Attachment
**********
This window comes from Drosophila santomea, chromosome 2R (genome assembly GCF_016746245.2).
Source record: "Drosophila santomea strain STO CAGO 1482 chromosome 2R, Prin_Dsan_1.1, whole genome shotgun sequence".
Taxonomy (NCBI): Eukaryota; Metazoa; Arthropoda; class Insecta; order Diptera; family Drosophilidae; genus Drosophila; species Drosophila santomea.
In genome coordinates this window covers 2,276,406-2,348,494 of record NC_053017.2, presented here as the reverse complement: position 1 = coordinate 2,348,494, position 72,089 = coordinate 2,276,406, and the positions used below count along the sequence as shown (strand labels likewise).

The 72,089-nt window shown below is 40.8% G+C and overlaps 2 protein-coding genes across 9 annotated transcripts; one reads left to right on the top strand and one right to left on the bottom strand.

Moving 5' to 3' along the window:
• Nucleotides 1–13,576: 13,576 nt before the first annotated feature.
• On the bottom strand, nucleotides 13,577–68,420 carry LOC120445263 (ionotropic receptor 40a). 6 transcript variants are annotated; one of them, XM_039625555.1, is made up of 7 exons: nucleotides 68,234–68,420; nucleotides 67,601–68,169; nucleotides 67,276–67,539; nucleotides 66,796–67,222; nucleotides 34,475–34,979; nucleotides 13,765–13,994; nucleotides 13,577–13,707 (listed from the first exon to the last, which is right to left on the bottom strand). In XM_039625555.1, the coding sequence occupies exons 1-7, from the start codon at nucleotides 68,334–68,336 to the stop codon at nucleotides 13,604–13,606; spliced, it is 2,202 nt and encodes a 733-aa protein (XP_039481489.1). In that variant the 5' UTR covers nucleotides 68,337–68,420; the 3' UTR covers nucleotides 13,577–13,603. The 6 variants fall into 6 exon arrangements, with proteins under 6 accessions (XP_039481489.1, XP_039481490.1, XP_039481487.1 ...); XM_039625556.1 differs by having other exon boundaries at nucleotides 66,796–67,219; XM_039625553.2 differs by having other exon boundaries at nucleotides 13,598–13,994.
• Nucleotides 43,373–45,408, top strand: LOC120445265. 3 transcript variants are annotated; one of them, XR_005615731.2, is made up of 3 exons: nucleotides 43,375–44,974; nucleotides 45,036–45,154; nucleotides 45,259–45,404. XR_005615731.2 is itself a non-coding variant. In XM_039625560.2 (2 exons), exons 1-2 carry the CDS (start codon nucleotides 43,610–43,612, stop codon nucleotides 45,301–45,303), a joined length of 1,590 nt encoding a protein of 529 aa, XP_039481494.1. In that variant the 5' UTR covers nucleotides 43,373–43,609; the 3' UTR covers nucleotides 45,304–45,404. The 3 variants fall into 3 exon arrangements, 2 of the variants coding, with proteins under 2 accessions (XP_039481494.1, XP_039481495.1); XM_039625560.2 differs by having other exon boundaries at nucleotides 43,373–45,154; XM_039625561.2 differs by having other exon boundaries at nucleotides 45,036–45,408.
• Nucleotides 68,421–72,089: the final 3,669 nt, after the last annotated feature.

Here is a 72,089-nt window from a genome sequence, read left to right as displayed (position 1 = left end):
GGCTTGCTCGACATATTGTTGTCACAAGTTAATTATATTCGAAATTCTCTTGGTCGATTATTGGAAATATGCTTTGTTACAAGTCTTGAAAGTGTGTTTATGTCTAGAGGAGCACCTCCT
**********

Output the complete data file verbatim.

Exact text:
This window comes from Drosophila santomea, chromosome 2R (genome assembly GCF_016746245.2).
Source record: "Drosophila santomea strain STO CAGO 1482 chromosome 2R, Prin_Dsan_1.1, whole genome shotgun sequence".
Taxonomy (NCBI): Eukaryota; Metazoa; Arthropoda; class Insecta; order Diptera; family Drosophilidae; genus Drosophila; species Drosophila santomea.
In genome coordinates this window covers 2,276,406-2,348,494 of record NC_053017.2, presented here as the reverse complement: position 1 = coordinate 2,348,494, position 72,089 = coordinate 2,276,406, and the positions used below count along the sequence as shown (strand labels likewise).

The 72,089-nt window shown below is 40.8% G+C and overlaps 2 protein-coding genes across 9 annotated transcripts; one reads left to right on the top strand and one right to left on the bottom strand.

Moving 5' to 3' along the window:
• Nucleotides 1–13,576: 13,576 nt before the first annotated feature.
• On the bottom strand, nucleotides 13,577–68,420 carry LOC120445263 (ionotropic receptor 40a). 6 transcript variants are annotated; one of them, XM_039625555.1, is made up of 7 exons: nucleotides 68,234–68,420; nucleotides 67,601–68,169; nucleotides 67,276–67,539; nucleotides 66,796–67,222; nucleotides 34,475–34,979; nucleotides 13,765–13,994; nucleotides 13,577–13,707 (listed from the first exon to the last, which is right to left on the bottom strand). In XM_039625555.1, the coding sequence occupies exons 1-7, from the start codon at nucleotides 68,334–68,336 to the stop codon at nucleotides 13,604–13,606; spliced, it is 2,202 nt and encodes a 733-aa protein (XP_039481489.1). In that variant the 5' UTR covers nucleotides 68,337–68,420; the 3' UTR covers nucleotides 13,577–13,603. The 6 variants fall into 6 exon arrangements, with proteins under 6 accessions (XP_039481489.1, XP_039481490.1, XP_039481487.1 ...); XM_039625556.1 differs by having other exon boundaries at nucleotides 66,796–67,219; XM_039625553.2 differs by having other exon boundaries at nucleotides 13,598–13,994.
• Nucleotides 43,373–45,408, top strand: LOC120445265. 3 transcript variants are annotated; one of them, XR_005615731.2, is made up of 3 exons: nucleotides 43,375–44,974; nucleotides 45,036–45,154; nucleotides 45,259–45,404. XR_005615731.2 is itself a non-coding variant. In XM_039625560.2 (2 exons), exons 1-2 carry the CDS (start codon nucleotides 43,610–43,612, stop codon nucleotides 45,301–45,303), a joined length of 1,590 nt encoding a protein of 529 aa, XP_039481494.1. In that variant the 5' UTR covers nucleotides 43,373–43,609; the 3' UTR covers nucleotides 45,304–45,404. The 3 variants fall into 3 exon arrangements, 2 of the variants coding, with proteins under 2 accessions (XP_039481494.1, XP_039481495.1); XM_039625560.2 differs by having other exon boundaries at nucleotides 43,373–45,154; XM_039625561.2 differs by having other exon boundaries at nucleotides 45,036–45,408.
• Nucleotides 68,421–72,089: the final 3,669 nt, after the last annotated feature.

Here is a 72,089-nt window from a genome sequence, read left to right as displayed (position 1 = left end):
GGCTTGCTCGACATATTGTTGTCACAAGTTAATTATATTCGAAATTCTCTTGGTCGATTATTGGAAATATGCTTTGTTACAAGTCTTGAAAGTGTGTTTATGTCTAGAGGAGCACCTCCT